Then shall they cry unto the LORD, but he will not hear them: he will even hide his face from them at that time, as they have behaved themselves ill in their doings. (Micah 3:4)
I get weary by the overwhelming onslaught of depressing news that assails me from all directions. It assaults me from the radio, TV, social media, internet, emails and even from normal conversations with friends. Let us face it, the world is a mess and nothing seems to make it better; it just seems to keep getting worse. Perhaps that is why we see so many people with their faces buried in their personal communications devices (PCDs) playing Candy Crush Saga, Angry Birds, or the latest craze, Pokémon GO, or whatever – anything to escape the “real” world – but the news refuses to go away.
Without detailing every account, anyone not fixated on their smart phones knows that the whole world is in serious trouble – economies are failing, ISIS grows like a cancer, rogue nations threaten the peace with nuclear arms, etc. The United States once served as a stabilizing force in the world, but America has her own problems now. Since Barack Obama became President, America’s economy has faltered, her military strength has declined, her influence for good in the world has diminished, and the heart of her people has weakened. President Obama mocks Christians for clinging to their guns and Bibles while he praises the virtues of Islam. He criticizes police use of lethal force against blacks without knowing all of the facts, and excuses the perpetrators as victims of racism. Obama lashes out at Christians who denounce the sin of homosexuality and celebrates the “bravery” of those that “come out of the closet.” When the Supreme Court legalized same-sex “marriage,” Obama gave assent and showed approval by bathing the White House in the rainbow colors of “gay pride.”
Recently a man, claiming allegiance to ISIS, entered a gay bar in Florida and slaughtered several people in the name of Allah and Obama refused to acknowledge him as an Islamic terrorist. Just two weeks ago, another man, Micah Johnson, targeted white police officers assigned to protect peaceful protestors of the Black Lives Matter movement. Five police officers were murdered in cold blood and several others were wounded. In honoring the fallen officers, President Obama began his speech in praise of the heroic officers who ran toward the danger and did all they could to protect the marchers, but his speech quickly degenerated into his typical race-baiting rhetoric. When our leader has no concept of unity, it is no wonder that our country is so fractured. However, the problem is greater than just one man’s inability to lead. The problem began some sixty years ago when the nation slowly chipped away at our Christian foundation and ousted God from the public square. “In God We Trust” are just words on our currency. Our beloved country is very, very sick.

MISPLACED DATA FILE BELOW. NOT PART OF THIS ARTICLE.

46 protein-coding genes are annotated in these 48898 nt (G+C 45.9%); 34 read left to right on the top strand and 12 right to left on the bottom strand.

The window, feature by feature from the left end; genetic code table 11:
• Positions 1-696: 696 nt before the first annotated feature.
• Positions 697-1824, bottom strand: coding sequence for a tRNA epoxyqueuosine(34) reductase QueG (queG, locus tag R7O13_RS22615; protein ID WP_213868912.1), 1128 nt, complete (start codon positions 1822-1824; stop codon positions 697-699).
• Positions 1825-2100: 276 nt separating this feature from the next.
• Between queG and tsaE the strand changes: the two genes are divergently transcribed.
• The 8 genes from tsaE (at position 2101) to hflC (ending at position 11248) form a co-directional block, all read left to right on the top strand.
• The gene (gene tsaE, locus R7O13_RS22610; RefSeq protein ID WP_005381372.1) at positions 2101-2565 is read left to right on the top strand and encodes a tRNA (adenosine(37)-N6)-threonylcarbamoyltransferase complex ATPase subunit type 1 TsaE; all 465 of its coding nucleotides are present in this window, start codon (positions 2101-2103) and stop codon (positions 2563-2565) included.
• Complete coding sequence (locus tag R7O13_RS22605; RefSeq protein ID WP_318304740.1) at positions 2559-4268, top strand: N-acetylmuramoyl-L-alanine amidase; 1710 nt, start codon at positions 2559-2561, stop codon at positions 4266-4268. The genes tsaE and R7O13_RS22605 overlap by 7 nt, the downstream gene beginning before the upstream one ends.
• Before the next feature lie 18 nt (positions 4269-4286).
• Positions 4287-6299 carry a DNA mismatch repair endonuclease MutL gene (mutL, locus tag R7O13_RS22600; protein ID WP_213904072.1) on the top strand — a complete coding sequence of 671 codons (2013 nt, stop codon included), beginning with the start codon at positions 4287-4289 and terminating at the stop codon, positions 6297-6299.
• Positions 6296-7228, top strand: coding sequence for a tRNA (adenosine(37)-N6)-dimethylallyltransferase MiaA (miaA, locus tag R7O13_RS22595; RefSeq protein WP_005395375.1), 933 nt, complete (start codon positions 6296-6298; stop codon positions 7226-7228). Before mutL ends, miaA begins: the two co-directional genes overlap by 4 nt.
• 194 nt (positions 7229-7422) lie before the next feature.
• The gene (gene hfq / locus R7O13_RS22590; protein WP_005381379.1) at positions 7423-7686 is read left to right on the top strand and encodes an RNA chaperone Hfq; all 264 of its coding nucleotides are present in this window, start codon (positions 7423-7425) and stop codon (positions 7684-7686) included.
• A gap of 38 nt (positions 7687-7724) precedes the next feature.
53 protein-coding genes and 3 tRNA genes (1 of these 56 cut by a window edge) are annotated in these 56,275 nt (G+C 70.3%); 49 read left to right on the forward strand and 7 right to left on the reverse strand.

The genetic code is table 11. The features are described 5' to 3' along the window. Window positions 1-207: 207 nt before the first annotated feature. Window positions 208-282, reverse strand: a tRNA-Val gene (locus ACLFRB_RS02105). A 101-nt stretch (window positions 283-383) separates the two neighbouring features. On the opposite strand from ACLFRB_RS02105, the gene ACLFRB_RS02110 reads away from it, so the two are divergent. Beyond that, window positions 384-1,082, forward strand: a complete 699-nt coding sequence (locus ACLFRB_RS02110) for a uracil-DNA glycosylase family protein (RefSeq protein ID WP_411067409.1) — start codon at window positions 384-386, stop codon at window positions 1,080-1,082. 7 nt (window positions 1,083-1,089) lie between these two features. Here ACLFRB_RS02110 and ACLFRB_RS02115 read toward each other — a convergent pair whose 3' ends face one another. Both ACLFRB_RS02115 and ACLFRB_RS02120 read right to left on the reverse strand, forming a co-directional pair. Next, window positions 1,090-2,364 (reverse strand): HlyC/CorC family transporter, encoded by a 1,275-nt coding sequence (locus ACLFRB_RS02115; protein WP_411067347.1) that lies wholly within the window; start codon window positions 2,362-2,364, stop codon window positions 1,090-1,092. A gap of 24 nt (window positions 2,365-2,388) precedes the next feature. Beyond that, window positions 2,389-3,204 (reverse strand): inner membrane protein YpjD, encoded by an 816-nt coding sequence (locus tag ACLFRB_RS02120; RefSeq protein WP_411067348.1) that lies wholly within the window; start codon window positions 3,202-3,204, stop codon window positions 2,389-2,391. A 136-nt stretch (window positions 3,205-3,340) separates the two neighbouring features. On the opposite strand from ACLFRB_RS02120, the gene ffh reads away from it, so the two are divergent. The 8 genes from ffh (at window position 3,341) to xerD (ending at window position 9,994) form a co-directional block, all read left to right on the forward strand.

Christians are encouraged to pray for our nation and to pray for our leaders. Albeit out of context, 2 Chronicles 7:14 frequently serves as a call for Christians pray for the nation. God promises, “If my people, which are called by my name, shall humble themselves, and pray, and seek my face, and turn from their wicked ways; then will I hear from heaven, and will forgive their sin, and will heal their land” (emphasis mine). God’s promise was made to the united nation of Israel, but Christians have (erroneously, I think) claimed it as their own forgetting that “our conversation is in heaven; from whence also we look for the Saviour, the Lord Jesus Christ” (Philippians 3:20, emphasis mine). The Greek word translated “conversation” in the King James Bible (KJV) is politeuma, from which we get our word “politic,” means “a community” or “citizenship.” Not that we should be “so heavenly minded that we are no earthly good,” but the United States of America is not where our primary allegiance should be. As the Apostle Paul asserts, “our citizenship is in heaven,” not the United States of America. Ours is the Kingdom of God, not the kingdom of Barack.